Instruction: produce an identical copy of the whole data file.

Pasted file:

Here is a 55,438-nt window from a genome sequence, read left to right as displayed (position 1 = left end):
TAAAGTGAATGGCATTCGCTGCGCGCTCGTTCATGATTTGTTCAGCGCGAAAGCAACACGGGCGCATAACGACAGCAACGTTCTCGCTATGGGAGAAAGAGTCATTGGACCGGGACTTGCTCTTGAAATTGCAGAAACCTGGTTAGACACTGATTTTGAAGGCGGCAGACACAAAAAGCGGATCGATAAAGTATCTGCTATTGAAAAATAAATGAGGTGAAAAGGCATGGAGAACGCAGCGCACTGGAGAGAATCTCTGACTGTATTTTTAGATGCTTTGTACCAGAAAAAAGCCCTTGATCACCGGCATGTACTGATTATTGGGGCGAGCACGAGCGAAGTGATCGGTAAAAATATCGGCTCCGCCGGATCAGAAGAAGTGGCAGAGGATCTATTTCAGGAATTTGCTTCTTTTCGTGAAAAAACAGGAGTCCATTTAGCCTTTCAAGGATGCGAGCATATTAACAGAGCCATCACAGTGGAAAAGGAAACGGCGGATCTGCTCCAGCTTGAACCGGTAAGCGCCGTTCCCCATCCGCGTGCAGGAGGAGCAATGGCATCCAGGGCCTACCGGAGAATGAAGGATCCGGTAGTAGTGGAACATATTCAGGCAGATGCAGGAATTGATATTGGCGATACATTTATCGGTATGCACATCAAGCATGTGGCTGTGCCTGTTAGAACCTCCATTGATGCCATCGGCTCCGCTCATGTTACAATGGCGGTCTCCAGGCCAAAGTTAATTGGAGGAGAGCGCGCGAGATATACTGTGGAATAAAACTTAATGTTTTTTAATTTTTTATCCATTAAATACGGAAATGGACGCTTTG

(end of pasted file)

Here is a 55,438-nt window from a genome sequence, read left to right as displayed (position 1 = left end):
TAAAGTGAATGGCATTCGCTGCGCGCTCGTTCATGATTTGTTCAGCGCGAAAGCAACACGGGCGCATAACGACAGCAACGTTCTCGCTATGGGAGAAAGAGTCATTGGACCGGGACTTGCTCTTGAAATTGCAGAAACCTGGTTAGACACTGATTTTGAAGGCGGCAGACACAAAAAGCGGATCGATAAAGTATCTGCTATTGAAAAATAAATGAGGTGAAAAGGCATGGAGAACGCAGCGCACTGGAGAGAATCTCTGACTGTATTTTTAGATGCTTTGTACCAGAAAAAAGCCCTTGATCACCGGCATGTACTGATTATTGGGGCGAGCACGAGCGAAGTGATCGGTAAAAATATCGGCTCCGCCGGATCAGAAGAAGTGGCAGAGGATCTATTTCAGGAATTTGCTTCTTTTCGTGAAAAAACAGGAGTCCATTTAGCCTTTCAAGGATGCGAGCATATTAACAGAGCCATCACAGTGGAAAAGGAAACGGCGGATCTGCTCCAGCTTGAACCGGTAAGCGCCGTTCCCCATCCGCGTGCAGGAGGAGCAATGGCATCCAGGGCCTACCGGAGAATGAAGGATCCGGTAGTAGTGGAACATATTCAGGCAGATGCAGGAATTGATATTGGCGATACATTTATCGGTATGCACATCAAGCATGTGGCTGTGCCTGTTAGAACCTCCATTGATGCCATCGGCTCCGCTCATGTTACAATGGCGGTCTCCAGGCCAAAGTTAATTGGAGGAGAGCGCGCGAGATATACTGTGGAATAAAACTTAATGTTTTTTAATTTTTTATCCATTAAATACGGAAATGGACGCTTTG